Getting Started And The Upgrade Process
So far, Microsoft has been rolling out the upgrade in waves and stages. If you are not one of the ‘lucky’ ones to be in the first wave, you can take matters into your own hands and begin the upgrade process manually. While the process is mostly simple, it won’t be for everyone.
Backup FirstBefore you even attempt the upgrade process, it goes without saying that you should backup any important files first. While it’s unlikely that something catastrophic will happen that hoses your data, there is still a chance, and you should at least prepare for the worst. Take any files that you keep in your user directory, such as My Documents, pictures, save games, etc, as well as any other important data, and copy it over to an external hard drive or upload them to one of the many cloud-based storage solutions. For the paranoid, a full disk backup might be required, using something like Acronis.
Get Drivers ReadyEven though your system may be operational now, it may not remain so once the upgrade finishes, and drivers are likely to be one of the major issues that you’ll run into. So along with your backups, download any essential drivers for devices like your network card, wireless controller, chipset and graphics / video drivers. Windows 10 comes with USB 3.0 and common networks drivers already, but keep spares handy just in case.
It’s worth noting that motherboard, proprietary peripheral utilities, and tweaking tools like EVGA e-Leet are likely to throw warnings at you (in my case, the ASUS software stack used with my motherboard would throw error messages at me every reboot). So far, the Corsair suite, however, has worked without issue.
The Upgrade Process
Currently, it would be best to avoid the Windows Update upgrade, at least for the time being. Numerous issues with licensing have been reported, requiring manual activation either through the dreaded phone call, or by running slmgr.vbs /ato at the command prompt to force license registration.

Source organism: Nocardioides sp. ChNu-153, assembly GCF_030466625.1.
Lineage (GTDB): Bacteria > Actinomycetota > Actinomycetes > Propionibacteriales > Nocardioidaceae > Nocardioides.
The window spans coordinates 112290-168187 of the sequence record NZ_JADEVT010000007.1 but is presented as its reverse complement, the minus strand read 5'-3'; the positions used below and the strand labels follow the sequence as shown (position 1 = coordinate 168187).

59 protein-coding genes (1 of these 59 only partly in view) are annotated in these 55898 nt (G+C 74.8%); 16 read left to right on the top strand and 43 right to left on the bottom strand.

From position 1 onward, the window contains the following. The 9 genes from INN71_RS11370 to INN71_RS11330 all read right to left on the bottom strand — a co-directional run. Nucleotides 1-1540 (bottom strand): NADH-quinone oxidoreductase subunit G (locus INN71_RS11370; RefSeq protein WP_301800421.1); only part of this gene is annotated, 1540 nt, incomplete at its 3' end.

Due to the issues with the automated method, we will be using the manual method, i.e. using the Media Creation Tool and downloading the ISO image. The main advantage with this is that should the upgrade not work out very well, we can reboot and perform a fresh install instead. The Media Creation Tool also allows you to perform the upgrade on the system directly, without downloading the ISO, should you wish to do so. You can read our guide to the Media Creation Tool here.
There are different versions of Windows 10, including Home, Pro, x86, x64, and the N editions (N being the EU compliant versions). Which version you need depends on your current OS. Windows 7 Starter, Basic and Home, and Windows 8/8.1 Home will need the Windows 10 Home edition. Windows 7 Pro and Ultimate, and Windows 8/8.1 Pro will need the Windows 10 Pro edition. If you are uncertain if you are using an x86 or x64 system (32 or 64-bit), you can go with the dual edition download, but chances are it’s safe to go with x64 these days, as most systems are now 64-bit.
Once you have downloaded the ISO image you can either burn it to a DVD or, if you prefer the modern method, create a bootable USB drive with something like
With the boot media created, you can either reboot and launch the boot-mode installer, or you can launch it straight from within Windows and begin the upgrade process.
CautionIt is strongly advised that you perform an Upgrade first. Do not start with a fresh install.
In order to perform a new install in the future, you will need to upgrade your existing OS first. Part of the upgrade process converts your existing OS license key over to the new Windows 10 key. Performing a fresh install will not work with existing Windows 7 and 8 keys. Further details on this can be found later in this article, but what you'll essentially have to do is upgrade your OS, extract your new Windows 10 key, and then you can do fresh installs from that point forward without issue.
The Media Creation ToolAll the steps offered with Microsoft's Media Creation and upgrade tool are pretty much self explanatory. Choose whether you are to perform a fresh install or upgrade. The upgrade allows you to either keep all settings and files (which is what we will be doing), or only keep files (effectively removing all applications).
For those coming from Windows 8, most of this won't be new, and you’ll be able to sign in with your Microsoft Account as usual. If you have come from Windows 7 and have not been introduced to all these extra privacy options, then it all may be a bit of shock. By default, a local account will be created. If you wish to take advantage of the new features, such as Cortana, then you will need to create and setup a Microsoft Account.
With basic account settings updated and/or Microsoft Account activated, you’ll be presented with a mostly familiar desktop, with all your settings carried over, but with the brand new Windows 10 styling and features.